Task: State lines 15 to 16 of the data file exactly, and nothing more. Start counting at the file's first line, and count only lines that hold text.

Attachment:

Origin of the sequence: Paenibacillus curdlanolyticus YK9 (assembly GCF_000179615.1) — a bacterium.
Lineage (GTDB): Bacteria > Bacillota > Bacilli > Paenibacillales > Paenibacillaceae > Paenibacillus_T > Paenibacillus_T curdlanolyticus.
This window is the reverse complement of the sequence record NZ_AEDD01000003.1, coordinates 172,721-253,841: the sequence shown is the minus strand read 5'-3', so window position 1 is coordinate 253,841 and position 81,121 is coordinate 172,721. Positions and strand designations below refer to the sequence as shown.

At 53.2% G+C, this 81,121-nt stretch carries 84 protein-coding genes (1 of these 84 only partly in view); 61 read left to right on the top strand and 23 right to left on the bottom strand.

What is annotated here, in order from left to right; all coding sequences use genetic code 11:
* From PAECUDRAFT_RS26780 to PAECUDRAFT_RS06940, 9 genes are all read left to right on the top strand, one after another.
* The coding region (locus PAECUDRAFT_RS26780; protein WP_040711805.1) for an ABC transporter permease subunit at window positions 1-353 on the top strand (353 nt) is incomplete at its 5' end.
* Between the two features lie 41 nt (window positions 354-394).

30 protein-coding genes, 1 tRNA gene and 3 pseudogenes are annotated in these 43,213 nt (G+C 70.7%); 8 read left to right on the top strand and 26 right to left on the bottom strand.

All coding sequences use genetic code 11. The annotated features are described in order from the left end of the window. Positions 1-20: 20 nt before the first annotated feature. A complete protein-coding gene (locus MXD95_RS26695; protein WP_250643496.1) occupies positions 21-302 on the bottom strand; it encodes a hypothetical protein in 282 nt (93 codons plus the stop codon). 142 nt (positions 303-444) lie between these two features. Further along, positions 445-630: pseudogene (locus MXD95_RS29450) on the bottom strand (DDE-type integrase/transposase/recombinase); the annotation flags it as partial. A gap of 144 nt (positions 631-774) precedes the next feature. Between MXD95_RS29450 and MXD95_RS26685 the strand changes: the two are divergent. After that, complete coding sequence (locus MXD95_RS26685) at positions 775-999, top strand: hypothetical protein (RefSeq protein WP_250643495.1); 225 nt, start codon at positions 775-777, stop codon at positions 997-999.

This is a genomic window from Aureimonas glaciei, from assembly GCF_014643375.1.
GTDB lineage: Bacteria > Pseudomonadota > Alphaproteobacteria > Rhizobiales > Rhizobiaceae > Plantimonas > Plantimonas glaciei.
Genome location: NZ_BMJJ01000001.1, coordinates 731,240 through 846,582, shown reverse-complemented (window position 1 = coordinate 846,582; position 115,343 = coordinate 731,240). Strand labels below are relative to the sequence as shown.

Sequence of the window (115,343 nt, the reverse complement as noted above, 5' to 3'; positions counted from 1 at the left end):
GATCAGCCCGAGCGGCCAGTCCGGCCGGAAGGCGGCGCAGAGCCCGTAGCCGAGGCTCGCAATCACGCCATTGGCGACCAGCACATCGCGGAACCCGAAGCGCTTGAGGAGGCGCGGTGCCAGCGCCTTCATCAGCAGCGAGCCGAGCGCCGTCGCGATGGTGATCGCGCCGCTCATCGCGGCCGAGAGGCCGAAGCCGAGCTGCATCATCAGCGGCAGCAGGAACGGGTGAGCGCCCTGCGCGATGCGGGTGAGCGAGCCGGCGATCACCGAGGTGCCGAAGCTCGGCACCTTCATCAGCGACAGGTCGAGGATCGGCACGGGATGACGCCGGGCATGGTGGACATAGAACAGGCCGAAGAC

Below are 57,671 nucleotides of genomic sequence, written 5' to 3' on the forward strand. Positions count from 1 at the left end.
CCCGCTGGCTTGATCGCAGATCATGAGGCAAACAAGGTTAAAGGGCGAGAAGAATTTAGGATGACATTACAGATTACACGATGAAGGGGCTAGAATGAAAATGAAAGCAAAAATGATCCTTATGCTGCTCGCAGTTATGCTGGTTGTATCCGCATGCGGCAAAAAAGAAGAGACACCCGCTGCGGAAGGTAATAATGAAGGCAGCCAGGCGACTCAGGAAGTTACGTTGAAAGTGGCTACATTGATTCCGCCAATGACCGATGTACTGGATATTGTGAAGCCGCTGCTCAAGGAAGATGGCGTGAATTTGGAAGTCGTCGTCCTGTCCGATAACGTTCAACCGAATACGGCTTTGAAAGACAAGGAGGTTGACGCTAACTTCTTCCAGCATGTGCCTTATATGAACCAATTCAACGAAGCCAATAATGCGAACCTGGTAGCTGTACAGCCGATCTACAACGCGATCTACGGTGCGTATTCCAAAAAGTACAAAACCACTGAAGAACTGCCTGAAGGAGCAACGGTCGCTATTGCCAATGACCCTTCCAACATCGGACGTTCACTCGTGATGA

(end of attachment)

GATCAGCCCGAGCGGCCAGTCCGGCCGGAAGGCGGCGCAGAGCCCGTAGCCGAGGCTCGCAATCACGCCATTGGCGACCAGCACATCGCGGAACCCGAAGCGCTTGAGGAGGCGCGGTGCCAGCGCCTTCATCAGCAGCGAGCCGAGCGCCGTCGCGATGGTGATCGCGCCGCTCATCGCGGCCGAGAGGCCGAAGCCGAGCTGCATCATCAGCGGCAGCAGGAACGGGTGAGCGCCCTGCGCGATGCGGGTGAGCGAGCCGGCGATCACCGAGGTGCCGAAGCTCGGCACCTTCATCAGCGACAGGTCGAGGATCGGCACGGGATGACGCCGGGCATGGTGGACATAGAACAGGCCGAAGAC

Below are 57,671 nucleotides of genomic sequence, written 5' to 3' on the forward strand. Positions count from 1 at the left end.